Spain Moves to Prevent a Second Solar Bubble

Spain’s energy regulator is moving to tighten PV plant grid
connection rules as the country heads towards a second solar
development bubble.

The National Commission on Markets and Competition (Comisión
Nacional de los Mercados y la Competencia, or CNMC) hopes the rule
changes, planned for January, will stem a rush of grid connection
applications that is already five times Spain’s total electricity

CNMC President José María Marín Quemada recently told the
Spanish Photovoltaic Union (Unión Española Fotovoltaica or UNEF)
that by June the regulator had received grid connection
applications for 196 gigawatts of capacity. This level is going up
by around 15 gigawatts a month, he said. 

There is no chance that all of this capacity will get built.
This year, Spain’s electricity demand peaked on January 22 at

40.5 gigawatts
. The highest level ever registered, in December
2007, was 45.5 gigawatts.

The influx of applications also far outstrips Spain’s
predictions for future energy demand. The country’s National
Energy and Climate Plan allows for 55 gigawatts of renewable energy
development up to 2030, which equates to around four months’
worth of solar applications at the current rate.

Fragility of a revived market

The rush to file applications follows
changes in government
that have restored investor confidence in
the market, along with a growing appetite for corporate
power-purchase agreements (PPAs) and merchant plants.

The changes have helped push Spain to the top of the European
league table for solar installations in 2019. Industry body
SolarPower Europe expects the country to install more than 4
gigawatts this year, up from 288 megawatts in 2018 and
ahead of Germany

But the rush for grid applications is beginning to echo
Spain’s first solar bubble, which started with an overly generous
feed-in tariff in 2007 and ended almost bankrupting the country in
2010, leading to retroactive cuts that paralyzed the renewables
industry for almost a decade.

For now, the risk is still contained because most investors have
not got beyond the grid connection application process, which is
relatively easy. Applicants are not even required to have a viable
plant plan.

This is thought to have led many speculative investors to seek a
grid connection approval so they can sell it onto a developer later

According to
press reports
, a grid connection authorization could change
hands for up to around 100,000 euros ($112,000) per megawatt for
utility-scale plants in some of Spain’s autonomous

The CNMC wants to put a halt to such practices by imposing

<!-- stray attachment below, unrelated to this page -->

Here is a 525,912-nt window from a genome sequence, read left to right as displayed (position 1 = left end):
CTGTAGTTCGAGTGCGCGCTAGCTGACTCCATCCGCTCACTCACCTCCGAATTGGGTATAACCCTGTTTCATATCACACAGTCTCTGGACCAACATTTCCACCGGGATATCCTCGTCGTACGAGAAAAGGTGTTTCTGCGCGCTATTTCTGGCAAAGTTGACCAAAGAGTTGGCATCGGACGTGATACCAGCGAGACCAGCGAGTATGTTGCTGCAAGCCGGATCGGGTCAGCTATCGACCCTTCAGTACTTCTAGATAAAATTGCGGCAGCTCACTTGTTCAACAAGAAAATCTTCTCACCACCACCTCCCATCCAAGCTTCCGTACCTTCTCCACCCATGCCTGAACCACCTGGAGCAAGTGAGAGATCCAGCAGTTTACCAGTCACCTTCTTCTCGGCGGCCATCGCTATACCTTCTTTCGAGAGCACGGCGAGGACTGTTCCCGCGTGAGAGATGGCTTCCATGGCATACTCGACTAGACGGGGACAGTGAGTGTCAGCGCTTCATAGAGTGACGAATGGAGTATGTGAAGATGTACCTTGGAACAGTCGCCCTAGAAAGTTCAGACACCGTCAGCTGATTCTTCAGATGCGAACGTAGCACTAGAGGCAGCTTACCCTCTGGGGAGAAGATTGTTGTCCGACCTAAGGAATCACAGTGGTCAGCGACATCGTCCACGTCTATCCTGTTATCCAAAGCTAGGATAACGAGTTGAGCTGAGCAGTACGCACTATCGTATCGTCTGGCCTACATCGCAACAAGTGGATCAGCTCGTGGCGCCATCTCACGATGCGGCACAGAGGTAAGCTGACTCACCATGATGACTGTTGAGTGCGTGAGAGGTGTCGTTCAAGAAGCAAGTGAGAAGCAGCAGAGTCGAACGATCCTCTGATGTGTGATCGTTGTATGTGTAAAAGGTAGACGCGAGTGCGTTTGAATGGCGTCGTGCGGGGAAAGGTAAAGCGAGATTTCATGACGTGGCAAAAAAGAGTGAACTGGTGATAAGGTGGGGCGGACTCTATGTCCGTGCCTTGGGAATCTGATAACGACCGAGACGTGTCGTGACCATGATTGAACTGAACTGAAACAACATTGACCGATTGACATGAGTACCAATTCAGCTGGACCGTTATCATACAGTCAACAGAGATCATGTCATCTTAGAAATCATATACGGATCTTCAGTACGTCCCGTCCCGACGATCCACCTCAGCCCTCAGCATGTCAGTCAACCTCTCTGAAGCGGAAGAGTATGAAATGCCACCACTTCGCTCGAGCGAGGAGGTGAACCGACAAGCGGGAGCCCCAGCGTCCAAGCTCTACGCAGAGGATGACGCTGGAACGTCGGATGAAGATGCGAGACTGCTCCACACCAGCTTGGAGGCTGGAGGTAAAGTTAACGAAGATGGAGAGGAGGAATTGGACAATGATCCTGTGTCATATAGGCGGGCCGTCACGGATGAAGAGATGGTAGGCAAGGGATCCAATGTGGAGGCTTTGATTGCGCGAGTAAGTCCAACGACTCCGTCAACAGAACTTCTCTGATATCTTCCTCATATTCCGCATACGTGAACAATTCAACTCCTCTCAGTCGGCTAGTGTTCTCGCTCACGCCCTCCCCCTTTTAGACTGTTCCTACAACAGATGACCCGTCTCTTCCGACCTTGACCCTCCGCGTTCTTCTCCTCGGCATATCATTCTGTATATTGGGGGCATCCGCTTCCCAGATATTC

stricter requirements and time limits on the application process.
For example, developers will have just 12 months to present an
environmental impact assessment and 48 months to get works
authorization. Similarly, developers that are unable to meet the
strict schedule requirements would have up to six months to forfeit
their projects and will get their deposits back. 

Alongside these measures to make sure applications are backed by
viable projects, the CNMC is aiming to cut red tape.         

Jenny Chase, head of solar analysis at Bloomberg New Energy
Finance (BNEF), said interest in building solar in Spain was being
bolstered by favorable levelized cost of energy (LCOE) economics in
the country.

“The Iberian market as a whole has spot market prices for
power that are above solar LCOE,” she said.

This is prompting developers to eschew government auctions and
take a chance on the spot market as a source of income for plants,
said Chase.

“There are a couple of gigawatts of projects that are going to
be built in the next couple of years without being part of the
auction program,” Chase observed. “Very few of them have
long-term PPAs.”

In line with SolarPower Europe’s estimations, BNEF expects to
see between 4.1 gigawatts and 4.9 gigawatts of solar installed in
Spain this year, dropping to between 1.6 gigawatts and 2.5
gigawatts in 2020 and then rising slightly, to between 1.7
gigawatts and 3 gigawatts, in 2021.

“Spain has recovered remarkably well from a disastrous feed-in
tariff followed by retroactive cuts,” Chase said. “It’s now
perceived as being a bankable market.”

The question now is how long the regulator can keep it that

Source: FS – GreenTech Media
Spain Moves to Prevent a Second Solar Bubble